- Advances in Mathematics of Communications
- Big Data & Information Analytics
- Communications on Pure & Applied Analysis
- Discrete & Continuous Dynamical Systems - A
- Discrete & Continuous Dynamical Systems - B
- Discrete & Continuous Dynamical Systems - S
- Evolution Equations & Control Theory
- Inverse Problems & Imaging
- Journal of Computational Dynamics
- Journal of Dynamics & Games
- Journal of Geometric Mechanics
- Journal of Industrial & Management Optimization
- Journal of Modern Dynamics
- Kinetic & Related Models
- Mathematical Biosciences & Engineering
- Mathematical Control & Related Fields
- Mathematical Foundations of Computing
- Networks & Heterogeneous Media
- Numerical Algebra, Control & Optimization
- Electronic Research Announcements
- Conference Publications
- AIMS Mathematics
We continue research on generalized macroscopic models of conservation type as started in . In this paper we keep the characteristic (for traffic) non-locality removed in  by Taylor expansion and discuss the merits and problems of such an expansion. We observe that the models satisfy maximum principles and conclude that "triggers'' are needed in order to cause traffic jams (braking waves) in traffic guided by such models. Several such triggers are introduced and discussed. The models are refined further in order to properly address non-monotonic (in speed) traffic regimes, and the inclusion of an individual reaction time is discussed in the context of a braking wave. A number of numerical experiments are conducted to exhibit our findings.
From a Vlasov-type kinetic equation with nonlocal braking and acceleration forces, taken as a traffic model for higher densities, we derive macroscopic equations generalizing the second order model of conservation laws suggested by Aw and Rascle  and Zhang . The nonlocality remains present in these equations, but more conventional, local equations are derived by using suitable Taylor expansion. A second order model of this type is discussed in some detail and is shown to possess traveling wave solutions that resemble stop-and-go waves in dense traffic. A phase space analysis suggests that inside the class of such traveling waves there are steady solutions that are stable.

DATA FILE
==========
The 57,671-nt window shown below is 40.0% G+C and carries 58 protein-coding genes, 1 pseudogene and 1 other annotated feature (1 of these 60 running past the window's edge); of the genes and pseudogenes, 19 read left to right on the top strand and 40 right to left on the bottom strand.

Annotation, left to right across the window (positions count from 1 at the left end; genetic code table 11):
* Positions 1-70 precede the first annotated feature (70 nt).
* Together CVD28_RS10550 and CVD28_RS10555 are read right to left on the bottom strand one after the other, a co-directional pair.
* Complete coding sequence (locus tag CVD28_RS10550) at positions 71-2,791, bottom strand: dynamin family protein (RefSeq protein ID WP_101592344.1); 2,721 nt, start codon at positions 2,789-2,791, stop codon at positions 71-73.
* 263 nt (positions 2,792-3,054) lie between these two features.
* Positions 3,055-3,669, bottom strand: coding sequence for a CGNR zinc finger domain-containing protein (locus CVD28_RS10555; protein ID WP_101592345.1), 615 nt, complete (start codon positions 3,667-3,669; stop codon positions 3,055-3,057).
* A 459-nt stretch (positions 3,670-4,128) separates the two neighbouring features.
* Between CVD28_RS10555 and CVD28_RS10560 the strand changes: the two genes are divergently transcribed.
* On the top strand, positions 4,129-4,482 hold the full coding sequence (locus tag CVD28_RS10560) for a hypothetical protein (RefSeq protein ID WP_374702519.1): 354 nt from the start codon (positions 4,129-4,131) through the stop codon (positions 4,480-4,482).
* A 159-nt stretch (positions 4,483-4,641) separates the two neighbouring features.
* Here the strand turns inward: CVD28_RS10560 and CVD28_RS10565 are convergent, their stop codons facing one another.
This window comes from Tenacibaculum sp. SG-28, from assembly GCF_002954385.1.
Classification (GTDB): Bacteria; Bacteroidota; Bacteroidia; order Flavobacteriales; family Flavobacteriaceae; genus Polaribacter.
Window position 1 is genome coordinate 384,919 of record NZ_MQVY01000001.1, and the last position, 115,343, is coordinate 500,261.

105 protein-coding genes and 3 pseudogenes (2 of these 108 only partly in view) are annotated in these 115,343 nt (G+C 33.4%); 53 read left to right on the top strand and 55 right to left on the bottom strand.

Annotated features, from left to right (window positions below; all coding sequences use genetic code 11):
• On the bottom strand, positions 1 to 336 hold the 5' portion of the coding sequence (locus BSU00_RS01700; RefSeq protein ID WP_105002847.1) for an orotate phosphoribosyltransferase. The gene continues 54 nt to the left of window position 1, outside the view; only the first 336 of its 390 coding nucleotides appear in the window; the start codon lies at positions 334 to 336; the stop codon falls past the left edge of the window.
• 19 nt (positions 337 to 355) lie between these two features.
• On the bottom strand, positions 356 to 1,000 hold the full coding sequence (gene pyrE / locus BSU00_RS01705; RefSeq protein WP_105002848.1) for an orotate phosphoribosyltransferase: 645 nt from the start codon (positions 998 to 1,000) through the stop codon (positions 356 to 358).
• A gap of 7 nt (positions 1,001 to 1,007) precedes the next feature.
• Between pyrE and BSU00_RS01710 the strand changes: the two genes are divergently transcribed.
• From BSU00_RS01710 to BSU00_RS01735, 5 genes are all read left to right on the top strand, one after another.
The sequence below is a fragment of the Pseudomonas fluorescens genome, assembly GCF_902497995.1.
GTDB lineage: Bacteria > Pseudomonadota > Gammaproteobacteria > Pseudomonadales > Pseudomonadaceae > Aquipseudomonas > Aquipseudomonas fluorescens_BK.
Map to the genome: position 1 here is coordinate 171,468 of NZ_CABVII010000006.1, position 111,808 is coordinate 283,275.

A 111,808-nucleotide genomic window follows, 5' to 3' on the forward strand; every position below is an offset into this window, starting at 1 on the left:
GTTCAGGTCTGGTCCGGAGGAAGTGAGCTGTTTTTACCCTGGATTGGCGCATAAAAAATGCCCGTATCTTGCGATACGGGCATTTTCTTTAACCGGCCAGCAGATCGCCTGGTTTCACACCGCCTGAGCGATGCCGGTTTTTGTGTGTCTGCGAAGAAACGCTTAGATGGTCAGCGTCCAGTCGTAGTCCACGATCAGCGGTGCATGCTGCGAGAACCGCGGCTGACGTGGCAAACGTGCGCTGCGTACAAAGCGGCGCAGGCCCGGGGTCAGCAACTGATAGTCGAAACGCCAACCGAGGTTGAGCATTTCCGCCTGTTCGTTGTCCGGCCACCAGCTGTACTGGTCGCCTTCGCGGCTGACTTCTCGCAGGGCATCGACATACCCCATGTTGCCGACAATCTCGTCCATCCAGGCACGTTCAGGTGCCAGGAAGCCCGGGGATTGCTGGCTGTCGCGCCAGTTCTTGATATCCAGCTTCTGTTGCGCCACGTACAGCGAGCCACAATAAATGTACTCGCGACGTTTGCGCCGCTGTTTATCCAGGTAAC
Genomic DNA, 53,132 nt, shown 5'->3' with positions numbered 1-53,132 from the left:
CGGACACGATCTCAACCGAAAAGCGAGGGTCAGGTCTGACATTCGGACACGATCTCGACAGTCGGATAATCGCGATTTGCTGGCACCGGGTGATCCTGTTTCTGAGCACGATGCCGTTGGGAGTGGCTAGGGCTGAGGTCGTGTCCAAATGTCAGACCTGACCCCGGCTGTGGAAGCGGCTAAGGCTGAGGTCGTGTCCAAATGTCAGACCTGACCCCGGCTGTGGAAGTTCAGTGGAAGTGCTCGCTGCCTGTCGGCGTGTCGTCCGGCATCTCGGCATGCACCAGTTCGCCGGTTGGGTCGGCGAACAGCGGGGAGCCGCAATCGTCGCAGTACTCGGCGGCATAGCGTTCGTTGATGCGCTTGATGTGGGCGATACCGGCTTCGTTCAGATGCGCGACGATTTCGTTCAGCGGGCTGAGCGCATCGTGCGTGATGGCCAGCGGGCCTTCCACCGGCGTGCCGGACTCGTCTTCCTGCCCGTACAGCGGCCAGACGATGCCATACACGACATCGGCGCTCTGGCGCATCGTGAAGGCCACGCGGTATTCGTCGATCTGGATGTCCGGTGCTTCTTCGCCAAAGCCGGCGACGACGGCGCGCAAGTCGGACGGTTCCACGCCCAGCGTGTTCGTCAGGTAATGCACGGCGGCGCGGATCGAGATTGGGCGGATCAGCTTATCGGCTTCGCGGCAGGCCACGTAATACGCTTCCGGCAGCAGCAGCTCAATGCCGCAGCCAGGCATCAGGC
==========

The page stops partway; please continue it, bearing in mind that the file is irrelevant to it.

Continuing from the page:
We present an extended discussion of a macroscopic traffic flow model  which includes non-local and relaxation terms for vehicular traffic flow on unidirectional roads. The braking and acceleration forces are based on a behavioural model and on free flow dynamics. The latter are modelled by using different fundamental diagrams. Numerical investigations for different situations illustrate the properties of the mathematical model. In particular, the emergence of stop-and-go waves is observed for suitable parameter ranges.
We obtain new a priori estimates for spatially inhomogeneous solutions of a kinetic equation for granular media, as first proposed in  and, more recently, studied in . In particular, we show that a family of convex functionals on the phase space is non-increasing along the flow of such equations, and we deduce consequences on the asymptotic behaviour of solutions. Furthermore, using an additional assumption on the interaction kernel and a ``potential for interaction'', we prove a global entropy estimate in the one-dimensional case.
The Cucker-Smale model for flocking or swarming of birds or insects is generalized to scenarios where a typical bird will be subject to a) a friction force term driving it to fly at optimal speed, b) a repulsive short range force to avoid collisions, c) an attractive "flocking" force computed from the birds seen by each bird inside its vision cone, and d) a "boundary" force which will entice birds to search for and return to the flock if they find themselves at some distance from the flock. We introduce these forces in detail, discuss the required cutoffs and their implications and show that there are natural bounds in velocity space. Well-posedness of the initial value problem is discussed in spaces of measure-valued functions. We conclude with a series of numerical simulations.
Year of publication
[Back to Top]